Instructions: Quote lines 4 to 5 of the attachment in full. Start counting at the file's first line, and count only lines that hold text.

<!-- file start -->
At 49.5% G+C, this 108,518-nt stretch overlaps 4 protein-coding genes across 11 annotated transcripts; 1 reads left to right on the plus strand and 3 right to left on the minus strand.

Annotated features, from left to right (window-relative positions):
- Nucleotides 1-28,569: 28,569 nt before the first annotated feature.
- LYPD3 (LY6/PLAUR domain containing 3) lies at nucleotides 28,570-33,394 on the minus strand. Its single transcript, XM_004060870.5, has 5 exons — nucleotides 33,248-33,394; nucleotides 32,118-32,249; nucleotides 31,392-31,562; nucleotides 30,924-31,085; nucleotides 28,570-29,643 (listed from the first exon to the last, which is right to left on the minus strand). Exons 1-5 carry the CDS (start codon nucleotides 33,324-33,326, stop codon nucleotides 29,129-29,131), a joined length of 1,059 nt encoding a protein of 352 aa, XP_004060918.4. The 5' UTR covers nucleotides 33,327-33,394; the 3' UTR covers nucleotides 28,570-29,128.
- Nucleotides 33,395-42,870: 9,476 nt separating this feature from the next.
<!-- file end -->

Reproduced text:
- LYPD3 (LY6/PLAUR domain containing 3) lies at nucleotides 28,570-33,394 on the minus strand. Its single transcript, XM_004060870.5, has 5 exons — nucleotides 33,248-33,394; nucleotides 32,118-32,249; nucleotides 31,392-31,562; nucleotides 30,924-31,085; nucleotides 28,570-29,643 (listed from the first exon to the last, which is right to left on the minus strand). Exons 1-5 carry the CDS (start codon nucleotides 33,324-33,326, stop codon nucleotides 29,129-29,131), a joined length of 1,059 nt encoding a protein of 352 aa, XP_004060918.4. The 5' UTR covers nucleotides 33,327-33,394; the 3' UTR covers nucleotides 28,570-29,128.
- Nucleotides 33,395-42,870: 9,476 nt separating this feature from the next.